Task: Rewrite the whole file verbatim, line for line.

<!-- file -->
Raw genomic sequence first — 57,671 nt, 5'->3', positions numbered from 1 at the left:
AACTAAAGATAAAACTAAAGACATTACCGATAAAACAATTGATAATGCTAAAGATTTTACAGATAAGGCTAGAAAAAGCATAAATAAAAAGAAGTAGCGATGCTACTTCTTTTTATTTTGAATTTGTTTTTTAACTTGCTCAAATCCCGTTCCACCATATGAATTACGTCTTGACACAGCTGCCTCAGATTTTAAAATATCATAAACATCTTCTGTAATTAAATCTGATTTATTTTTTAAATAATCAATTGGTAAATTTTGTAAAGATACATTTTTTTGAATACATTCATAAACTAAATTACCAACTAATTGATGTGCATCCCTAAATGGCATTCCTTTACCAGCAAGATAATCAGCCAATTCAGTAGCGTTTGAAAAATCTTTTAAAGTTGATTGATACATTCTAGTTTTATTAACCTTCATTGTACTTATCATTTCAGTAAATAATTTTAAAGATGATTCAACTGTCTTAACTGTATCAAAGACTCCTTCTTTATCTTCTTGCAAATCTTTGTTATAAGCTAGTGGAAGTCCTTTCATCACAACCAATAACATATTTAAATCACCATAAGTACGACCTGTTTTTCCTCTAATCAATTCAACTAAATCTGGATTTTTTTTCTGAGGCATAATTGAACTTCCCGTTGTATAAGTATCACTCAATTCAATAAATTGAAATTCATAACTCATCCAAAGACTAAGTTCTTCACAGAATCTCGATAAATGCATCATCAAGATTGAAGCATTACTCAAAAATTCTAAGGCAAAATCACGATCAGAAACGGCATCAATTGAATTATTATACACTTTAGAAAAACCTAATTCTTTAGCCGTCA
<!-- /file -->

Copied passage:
Raw genomic sequence first — 57,671 nt, 5'->3', positions numbered from 1 at the left:
AACTAAAGATAAAACTAAAGACATTACCGATAAAACAATTGATAATGCTAAAGATTTTACAGATAAGGCTAGAAAAAGCATAAATAAAAAGAAGTAGCGATGCTACTTCTTTTTATTTTGAATTTGTTTTTTAACTTGCTCAAATCCCGTTCCACCATATGAATTACGTCTTGACACAGCTGCCTCAGATTTTAAAATATCATAAACATCTTCTGTAATTAAATCTGATTTATTTTTTAAATAATCAATTGGTAAATTTTGTAAAGATACATTTTTTTGAATACATTCATAAACTAAATTACCAACTAATTGATGTGCATCCCTAAATGGCATTCCTTTACCAGCAAGATAATCAGCCAATTCAGTAGCGTTTGAAAAATCTTTTAAAGTTGATTGATACATTCTAGTTTTATTAACCTTCATTGTACTTATCATTTCAGTAAATAATTTTAAAGATGATTCAACTGTCTTAACTGTATCAAAGACTCCTTCTTTATCTTCTTGCAAATCTTTGTTATAAGCTAGTGGAAGTCCTTTCATCACAACCAATAACATATTTAAATCACCATAAGTACGACCTGTTTTTCCTCTAATCAATTCAACTAAATCTGGATTTTTTTTCTGAGGCATAATTGAACTTCCCGTTGTATAAGTATCACTCAATTCAATAAATTGAAATTCATAACTCATCCAAAGACTAAGTTCTTCACAGAATCTCGATAAATGCATCATCAAGATTGAAGCATTACTCAAAAATTCTAAGGCAAAATCACGATCAGAAACGGCATCAATTGAATTATTATACACTTTAGAAAAACCTAATTCTTTAGCCGTCA